The Lion Sleeps Tonight: Preparing for DefCON
As I began preparations for my trip to DefCON, co-workers and peers gave me all manner of advice. As with all advice, some of it was contradictory, some of it was impossible, and some of it was indispensible. The advice about where to eat (taco stand reviews forthcoming, hopefully), what the Strip's environment is like (over-oxygenated air, brutal sun, great pools), and who I should try to meet (everyone!) was easily assimilated, but as the feedback about safety and security rolled in, it was hard not to panic.

Some of the things I was told were:
  • all traffic in Las Vegas is monitored, no network (even with VPN or Tor) is secure;
  • all data traffic on mobile devices is insecure & 4G is easy to sniff;
  • all power outlets might be transmitting more than power or tampered with to damage equipment;
  • all public places may be scanned for RFID tags, compromising my identity or finances;
  • not to identify my employer or my job;
  • not to travel alone;
  • not to accept drinks from anyone;
  • not to bring electronics that had any controlled or secret data; and
  • most hotel rooms are bugged.

Most of these things could be true most of the time, in fact: I understand that "safety" is an absolute rather than an actual possibility. I take risks every day; the more complex and valuable the actions I am taking are, the higher the risks are, too. Even so, one co-worker likened DefCON as "walking into the lion's den."  Lions are dangerous, but in predictable ways. And, he added graciously, "only lions walk into lion's dens most of the time."

My boss gave me the best advice, though, and it is advice that is relevant to all Security professionals and amateurs: decide what your risk tolerance is, know what your powers of protection are, understand what vulnerabilities are inevitable, calm down.

His advice was to find my own tolerance for risk and my own security posture, rather than to blindly follow the precautions that my peers find valuable. But it was also like the serenity prayer for Security: "SuperUser grant me the powers to protect the resources that I can, the serenity to accept the risks I cannot mitigate, and the wisdom to know the difference."

As I worked to assemble the supplies I knew I wanted -- a burner laptop so that I could use the Akamai VPN and not risk exposing the compliance data that lives on my usual work machine, an RFID-blocking wallet to hold my credit cards and ID, a battery charger for my cellphone for long days at the Con, extra sunscreen for my pale, freckle-prone skin -- I worked to build a working model of what I wanted to take away from DefCON and why I was attending.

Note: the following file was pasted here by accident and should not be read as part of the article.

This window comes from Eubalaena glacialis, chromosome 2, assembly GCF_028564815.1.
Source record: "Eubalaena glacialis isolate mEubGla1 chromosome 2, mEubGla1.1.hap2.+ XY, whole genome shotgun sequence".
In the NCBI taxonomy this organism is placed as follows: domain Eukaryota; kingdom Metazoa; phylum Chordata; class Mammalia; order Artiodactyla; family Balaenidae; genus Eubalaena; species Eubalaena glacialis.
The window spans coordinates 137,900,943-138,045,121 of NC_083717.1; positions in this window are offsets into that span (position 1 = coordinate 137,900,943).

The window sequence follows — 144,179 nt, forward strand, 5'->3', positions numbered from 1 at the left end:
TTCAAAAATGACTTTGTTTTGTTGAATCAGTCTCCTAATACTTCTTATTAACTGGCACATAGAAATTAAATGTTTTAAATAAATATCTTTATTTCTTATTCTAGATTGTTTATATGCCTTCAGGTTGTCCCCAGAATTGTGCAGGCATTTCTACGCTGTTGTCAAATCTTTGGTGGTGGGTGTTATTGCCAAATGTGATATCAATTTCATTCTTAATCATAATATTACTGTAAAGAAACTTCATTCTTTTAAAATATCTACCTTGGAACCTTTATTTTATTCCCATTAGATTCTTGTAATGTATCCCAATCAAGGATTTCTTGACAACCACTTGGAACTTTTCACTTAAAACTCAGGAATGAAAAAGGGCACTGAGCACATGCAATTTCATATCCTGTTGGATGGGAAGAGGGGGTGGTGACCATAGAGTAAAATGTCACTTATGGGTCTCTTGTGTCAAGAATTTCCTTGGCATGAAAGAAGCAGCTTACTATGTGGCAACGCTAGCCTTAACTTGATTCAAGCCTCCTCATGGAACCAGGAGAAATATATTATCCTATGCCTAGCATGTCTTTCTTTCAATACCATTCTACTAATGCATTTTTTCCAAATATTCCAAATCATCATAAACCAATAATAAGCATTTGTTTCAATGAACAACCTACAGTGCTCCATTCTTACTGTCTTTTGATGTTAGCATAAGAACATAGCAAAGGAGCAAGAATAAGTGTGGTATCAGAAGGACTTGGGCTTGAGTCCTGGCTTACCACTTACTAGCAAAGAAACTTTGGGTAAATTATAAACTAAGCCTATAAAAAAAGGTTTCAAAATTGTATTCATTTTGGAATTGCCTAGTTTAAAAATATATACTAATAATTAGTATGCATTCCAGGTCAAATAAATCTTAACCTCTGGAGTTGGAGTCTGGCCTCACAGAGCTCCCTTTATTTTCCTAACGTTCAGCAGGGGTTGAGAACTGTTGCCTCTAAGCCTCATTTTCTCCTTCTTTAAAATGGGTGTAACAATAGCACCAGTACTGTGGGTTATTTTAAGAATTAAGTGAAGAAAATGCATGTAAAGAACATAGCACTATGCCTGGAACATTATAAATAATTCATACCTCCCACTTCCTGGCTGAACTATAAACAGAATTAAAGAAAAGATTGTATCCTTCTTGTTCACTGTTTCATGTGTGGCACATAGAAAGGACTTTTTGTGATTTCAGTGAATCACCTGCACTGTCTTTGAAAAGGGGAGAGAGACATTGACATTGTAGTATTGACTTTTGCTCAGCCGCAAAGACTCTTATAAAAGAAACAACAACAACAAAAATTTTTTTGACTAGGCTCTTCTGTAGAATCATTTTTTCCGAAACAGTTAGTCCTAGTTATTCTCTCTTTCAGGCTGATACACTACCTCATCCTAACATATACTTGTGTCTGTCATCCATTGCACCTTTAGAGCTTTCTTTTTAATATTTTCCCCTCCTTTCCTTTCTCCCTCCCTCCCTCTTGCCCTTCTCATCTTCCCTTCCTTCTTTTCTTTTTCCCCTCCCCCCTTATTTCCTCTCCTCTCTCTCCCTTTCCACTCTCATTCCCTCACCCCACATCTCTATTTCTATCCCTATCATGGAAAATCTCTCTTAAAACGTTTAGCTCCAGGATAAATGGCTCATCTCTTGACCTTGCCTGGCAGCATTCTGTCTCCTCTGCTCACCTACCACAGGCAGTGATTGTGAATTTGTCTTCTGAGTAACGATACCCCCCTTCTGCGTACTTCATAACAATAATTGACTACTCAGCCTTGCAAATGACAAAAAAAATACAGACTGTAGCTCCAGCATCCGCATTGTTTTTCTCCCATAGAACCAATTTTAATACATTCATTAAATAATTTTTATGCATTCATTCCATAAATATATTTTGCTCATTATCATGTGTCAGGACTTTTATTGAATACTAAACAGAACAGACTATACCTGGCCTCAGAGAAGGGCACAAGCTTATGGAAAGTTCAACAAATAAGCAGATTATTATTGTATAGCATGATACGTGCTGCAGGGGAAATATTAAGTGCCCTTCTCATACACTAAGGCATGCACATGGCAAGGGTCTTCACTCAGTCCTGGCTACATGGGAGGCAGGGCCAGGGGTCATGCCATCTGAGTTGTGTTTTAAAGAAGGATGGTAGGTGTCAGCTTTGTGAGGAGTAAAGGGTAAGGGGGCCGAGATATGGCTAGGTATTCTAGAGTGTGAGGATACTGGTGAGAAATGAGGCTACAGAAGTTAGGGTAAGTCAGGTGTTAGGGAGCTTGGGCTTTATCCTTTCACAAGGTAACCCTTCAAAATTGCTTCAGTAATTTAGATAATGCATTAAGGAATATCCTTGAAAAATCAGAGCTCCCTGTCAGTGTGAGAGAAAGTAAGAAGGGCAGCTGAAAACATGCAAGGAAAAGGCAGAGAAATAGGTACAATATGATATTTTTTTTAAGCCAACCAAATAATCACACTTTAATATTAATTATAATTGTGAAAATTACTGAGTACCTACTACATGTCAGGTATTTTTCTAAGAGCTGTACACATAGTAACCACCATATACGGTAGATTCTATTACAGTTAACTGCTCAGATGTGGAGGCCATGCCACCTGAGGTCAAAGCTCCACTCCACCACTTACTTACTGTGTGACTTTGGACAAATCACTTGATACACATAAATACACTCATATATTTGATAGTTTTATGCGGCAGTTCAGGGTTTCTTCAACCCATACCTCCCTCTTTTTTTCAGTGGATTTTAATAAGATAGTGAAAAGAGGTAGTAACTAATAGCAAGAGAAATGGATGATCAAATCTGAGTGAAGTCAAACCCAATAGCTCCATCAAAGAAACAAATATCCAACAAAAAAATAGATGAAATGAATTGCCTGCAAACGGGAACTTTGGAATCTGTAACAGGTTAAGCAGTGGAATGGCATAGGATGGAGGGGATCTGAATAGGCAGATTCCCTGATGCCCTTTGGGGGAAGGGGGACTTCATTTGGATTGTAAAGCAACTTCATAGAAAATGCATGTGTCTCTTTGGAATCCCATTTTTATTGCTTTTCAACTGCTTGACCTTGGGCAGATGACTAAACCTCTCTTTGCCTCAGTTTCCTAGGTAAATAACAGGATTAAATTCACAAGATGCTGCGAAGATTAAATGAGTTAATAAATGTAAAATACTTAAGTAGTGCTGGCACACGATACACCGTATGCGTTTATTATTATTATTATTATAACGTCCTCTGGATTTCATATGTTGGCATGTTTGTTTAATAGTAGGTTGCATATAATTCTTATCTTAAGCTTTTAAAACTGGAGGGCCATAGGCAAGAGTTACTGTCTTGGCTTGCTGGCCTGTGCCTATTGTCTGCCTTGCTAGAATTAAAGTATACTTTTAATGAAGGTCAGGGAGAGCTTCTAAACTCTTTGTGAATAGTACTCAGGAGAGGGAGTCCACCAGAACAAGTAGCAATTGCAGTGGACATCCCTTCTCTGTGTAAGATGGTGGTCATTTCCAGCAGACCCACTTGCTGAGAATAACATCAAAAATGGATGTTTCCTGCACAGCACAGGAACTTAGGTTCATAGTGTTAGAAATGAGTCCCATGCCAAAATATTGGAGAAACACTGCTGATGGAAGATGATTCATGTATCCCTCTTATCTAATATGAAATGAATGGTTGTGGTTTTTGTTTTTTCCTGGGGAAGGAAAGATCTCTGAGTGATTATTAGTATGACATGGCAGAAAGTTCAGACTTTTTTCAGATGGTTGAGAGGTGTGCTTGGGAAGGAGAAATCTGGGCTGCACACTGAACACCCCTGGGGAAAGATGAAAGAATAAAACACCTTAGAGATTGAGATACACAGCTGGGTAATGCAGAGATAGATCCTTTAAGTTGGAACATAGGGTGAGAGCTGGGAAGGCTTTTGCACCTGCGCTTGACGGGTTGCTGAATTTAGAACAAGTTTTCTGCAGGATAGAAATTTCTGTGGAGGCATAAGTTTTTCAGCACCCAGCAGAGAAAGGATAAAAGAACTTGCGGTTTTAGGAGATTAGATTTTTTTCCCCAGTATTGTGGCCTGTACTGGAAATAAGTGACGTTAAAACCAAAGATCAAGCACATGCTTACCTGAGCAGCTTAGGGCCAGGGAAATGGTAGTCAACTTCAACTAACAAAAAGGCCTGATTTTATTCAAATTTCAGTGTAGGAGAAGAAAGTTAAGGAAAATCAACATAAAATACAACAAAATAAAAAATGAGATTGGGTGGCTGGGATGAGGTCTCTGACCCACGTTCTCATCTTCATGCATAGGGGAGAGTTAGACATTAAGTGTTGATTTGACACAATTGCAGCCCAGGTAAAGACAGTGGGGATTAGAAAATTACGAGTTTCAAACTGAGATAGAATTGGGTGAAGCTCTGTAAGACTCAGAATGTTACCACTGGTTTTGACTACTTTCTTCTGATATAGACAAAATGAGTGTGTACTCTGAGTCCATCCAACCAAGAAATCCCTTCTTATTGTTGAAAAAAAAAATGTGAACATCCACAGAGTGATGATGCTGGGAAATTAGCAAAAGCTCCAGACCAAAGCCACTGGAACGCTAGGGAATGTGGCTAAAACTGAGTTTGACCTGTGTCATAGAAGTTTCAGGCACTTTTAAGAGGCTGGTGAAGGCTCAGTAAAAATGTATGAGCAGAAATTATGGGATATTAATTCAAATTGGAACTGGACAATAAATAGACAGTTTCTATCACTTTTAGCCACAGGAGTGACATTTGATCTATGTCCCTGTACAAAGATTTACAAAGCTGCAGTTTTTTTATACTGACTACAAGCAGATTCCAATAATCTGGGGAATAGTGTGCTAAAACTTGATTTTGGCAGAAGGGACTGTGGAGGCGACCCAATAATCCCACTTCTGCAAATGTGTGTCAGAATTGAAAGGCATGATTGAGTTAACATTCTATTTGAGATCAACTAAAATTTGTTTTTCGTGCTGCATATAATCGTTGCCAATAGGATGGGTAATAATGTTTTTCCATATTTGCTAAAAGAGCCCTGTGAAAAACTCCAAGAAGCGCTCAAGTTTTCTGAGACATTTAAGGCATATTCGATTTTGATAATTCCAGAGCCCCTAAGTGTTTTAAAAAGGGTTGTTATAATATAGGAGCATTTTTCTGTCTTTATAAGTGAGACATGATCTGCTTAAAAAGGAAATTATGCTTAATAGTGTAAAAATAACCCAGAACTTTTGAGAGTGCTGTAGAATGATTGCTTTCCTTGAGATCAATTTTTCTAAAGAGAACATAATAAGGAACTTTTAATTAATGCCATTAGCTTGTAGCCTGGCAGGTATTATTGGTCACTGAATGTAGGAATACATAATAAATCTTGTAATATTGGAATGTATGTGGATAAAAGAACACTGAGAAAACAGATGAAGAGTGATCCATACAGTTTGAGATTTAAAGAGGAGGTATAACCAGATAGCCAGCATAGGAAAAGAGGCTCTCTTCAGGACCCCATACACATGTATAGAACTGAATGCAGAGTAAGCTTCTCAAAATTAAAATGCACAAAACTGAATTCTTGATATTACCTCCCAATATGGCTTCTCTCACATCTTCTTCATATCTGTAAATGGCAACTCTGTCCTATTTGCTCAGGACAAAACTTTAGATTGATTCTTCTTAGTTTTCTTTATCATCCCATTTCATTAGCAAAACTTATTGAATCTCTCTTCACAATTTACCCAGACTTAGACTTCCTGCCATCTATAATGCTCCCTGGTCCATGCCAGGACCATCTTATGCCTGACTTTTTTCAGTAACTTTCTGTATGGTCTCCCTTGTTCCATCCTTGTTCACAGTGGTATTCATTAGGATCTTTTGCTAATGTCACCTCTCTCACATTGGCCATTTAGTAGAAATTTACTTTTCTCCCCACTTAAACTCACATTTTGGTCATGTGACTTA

It turned out to be pretty easy: I want to know if I'm a lion, too. The opportunity to walk into rooms full of brilliant people who care deeply about testing the limits of our social contracts and agreements, who live on the Internet where the normal boundaries and borders of our geo-political world are blurred, and who are more deeply committed to the cycle of build-and-break than many people in this world is a great one.

It's not clear to me yet if I will be a lion, a lion-tamer, or just a sheep in lion's clothes, but I know  am excited. I may not have prepared as well as some of my peers did, but I have a marked up schedule, a gorgeous badge of my own, and I am ready to learn.

DefCON Day 1: The Lay of the Land
Between talks, the hallways of the convention center fill with slow-moving streams of people walking between rooms. The hallways aren't ever empty, though, even when the scheduled Con events are long over for the day. At 3am, there are still parties, contests, and social events happening all over the conference center, not to mention the flocks of people at every bar nearby.

The rooms of the convention center come in a few main flavors:
  • The "Tracks:" where talks take place on every subject from new 0days in routers to the ethics of working for the Feds;
  • The "Villages:" where people practice skills and offer demos in social engineering, lockpicking, electronics tampering, and more;
  • The "Contests:" where folks play Capture the Flag, and myriad other games, including Hacker Jeopardy; and
  • The "Lounges:" where DJs play, art installations blink and move, and folks congregate with coffee or beer.
I am over-simplifying this slightly for the sake of clarity, as there are at least as many places where those distinctions are blurred, if not lost.

There is no shortage of folks who seem to spend all their time in just one of those places: hanging out in the chill out café, the lockpick village, or the vendor room. Neither is there a shortage of people who never make it into any of the rooms because they find strangers and friends in the hallways and stop to talk or hack together. Folks tend to refer to this practice of targeted socializing as HallwayCon or LobbyCon.

With over 13,000 attendees, the Con has its own fleet of volunteers and organizers who check badges, enforce physical security, help speakers manage time and equipment, sell merchandise, and answer a million odd questions. All these folks are called the "Goons," and they wear shirts that identify them to the crowd. Despite the strong currents of anti-establishment and independence in the attendees that I met, I saw nothing but smiles and respect for the Goons, their work appeared to be as much about social cohesion as enforcement. One of the traditions that amused me most was that every new speaker was interrupted by Goons with a bottle of bourbon and toasted by the Goons before being allowed to complete their talk.